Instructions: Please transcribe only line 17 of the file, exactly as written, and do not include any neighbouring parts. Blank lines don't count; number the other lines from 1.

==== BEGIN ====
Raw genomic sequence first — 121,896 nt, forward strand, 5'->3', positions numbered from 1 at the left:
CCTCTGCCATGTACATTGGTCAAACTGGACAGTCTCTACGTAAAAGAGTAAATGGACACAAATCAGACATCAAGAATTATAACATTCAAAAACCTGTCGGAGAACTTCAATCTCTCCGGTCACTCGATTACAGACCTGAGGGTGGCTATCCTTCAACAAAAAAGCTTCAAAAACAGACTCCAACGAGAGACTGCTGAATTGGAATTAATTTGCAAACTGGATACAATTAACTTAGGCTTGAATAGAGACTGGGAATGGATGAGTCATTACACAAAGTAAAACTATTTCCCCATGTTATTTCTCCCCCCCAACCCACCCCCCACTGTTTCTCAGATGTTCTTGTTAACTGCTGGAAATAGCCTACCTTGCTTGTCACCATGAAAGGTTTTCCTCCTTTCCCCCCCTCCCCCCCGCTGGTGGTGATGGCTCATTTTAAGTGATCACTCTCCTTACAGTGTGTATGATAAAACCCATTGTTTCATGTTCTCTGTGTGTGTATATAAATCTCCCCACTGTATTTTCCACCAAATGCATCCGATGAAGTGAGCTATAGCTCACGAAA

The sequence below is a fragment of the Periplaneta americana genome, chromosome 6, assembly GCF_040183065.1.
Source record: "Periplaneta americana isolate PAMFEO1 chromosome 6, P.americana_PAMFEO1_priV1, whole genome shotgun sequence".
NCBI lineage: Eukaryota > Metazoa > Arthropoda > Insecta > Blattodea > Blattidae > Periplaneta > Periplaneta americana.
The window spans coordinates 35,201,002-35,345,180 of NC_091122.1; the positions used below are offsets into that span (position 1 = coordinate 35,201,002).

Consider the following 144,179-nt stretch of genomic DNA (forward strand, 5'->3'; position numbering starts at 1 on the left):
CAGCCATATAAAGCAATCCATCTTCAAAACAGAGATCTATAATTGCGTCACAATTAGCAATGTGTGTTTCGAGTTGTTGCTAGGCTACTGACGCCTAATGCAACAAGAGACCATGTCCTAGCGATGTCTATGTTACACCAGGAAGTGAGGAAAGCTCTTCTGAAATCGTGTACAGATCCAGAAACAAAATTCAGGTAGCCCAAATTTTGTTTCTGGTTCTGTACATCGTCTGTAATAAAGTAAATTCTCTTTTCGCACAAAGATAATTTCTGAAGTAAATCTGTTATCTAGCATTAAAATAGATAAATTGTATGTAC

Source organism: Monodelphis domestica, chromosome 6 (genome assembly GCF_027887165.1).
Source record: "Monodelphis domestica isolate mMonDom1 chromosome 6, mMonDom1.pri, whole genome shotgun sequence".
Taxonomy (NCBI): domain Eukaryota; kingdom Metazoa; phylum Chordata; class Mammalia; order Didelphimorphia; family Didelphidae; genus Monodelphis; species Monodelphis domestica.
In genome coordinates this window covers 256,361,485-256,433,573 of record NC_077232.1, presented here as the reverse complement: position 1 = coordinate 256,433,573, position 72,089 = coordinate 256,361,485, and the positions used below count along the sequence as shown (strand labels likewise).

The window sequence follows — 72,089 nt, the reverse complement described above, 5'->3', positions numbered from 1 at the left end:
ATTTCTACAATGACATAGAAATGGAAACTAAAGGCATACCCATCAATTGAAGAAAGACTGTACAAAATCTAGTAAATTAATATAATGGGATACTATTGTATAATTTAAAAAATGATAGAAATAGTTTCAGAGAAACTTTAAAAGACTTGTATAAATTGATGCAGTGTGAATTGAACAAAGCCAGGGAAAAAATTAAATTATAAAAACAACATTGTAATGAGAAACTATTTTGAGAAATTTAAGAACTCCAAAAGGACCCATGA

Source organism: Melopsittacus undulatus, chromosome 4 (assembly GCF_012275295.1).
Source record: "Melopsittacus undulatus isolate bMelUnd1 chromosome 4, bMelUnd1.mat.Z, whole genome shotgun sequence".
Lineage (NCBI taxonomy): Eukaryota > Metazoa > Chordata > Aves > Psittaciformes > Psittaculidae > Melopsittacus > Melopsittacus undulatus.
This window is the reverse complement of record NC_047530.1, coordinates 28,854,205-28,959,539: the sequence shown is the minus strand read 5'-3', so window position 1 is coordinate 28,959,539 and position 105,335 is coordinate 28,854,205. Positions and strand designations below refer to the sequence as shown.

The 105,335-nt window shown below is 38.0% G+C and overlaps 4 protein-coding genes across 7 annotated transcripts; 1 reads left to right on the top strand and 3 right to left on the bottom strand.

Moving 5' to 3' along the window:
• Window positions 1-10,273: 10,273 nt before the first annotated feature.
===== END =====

Lineage (NCBI taxonomy): Eukaryota > Metazoa > Chordata > Aves > Psittaciformes > Psittaculidae > Melopsittacus > Melopsittacus undulatus.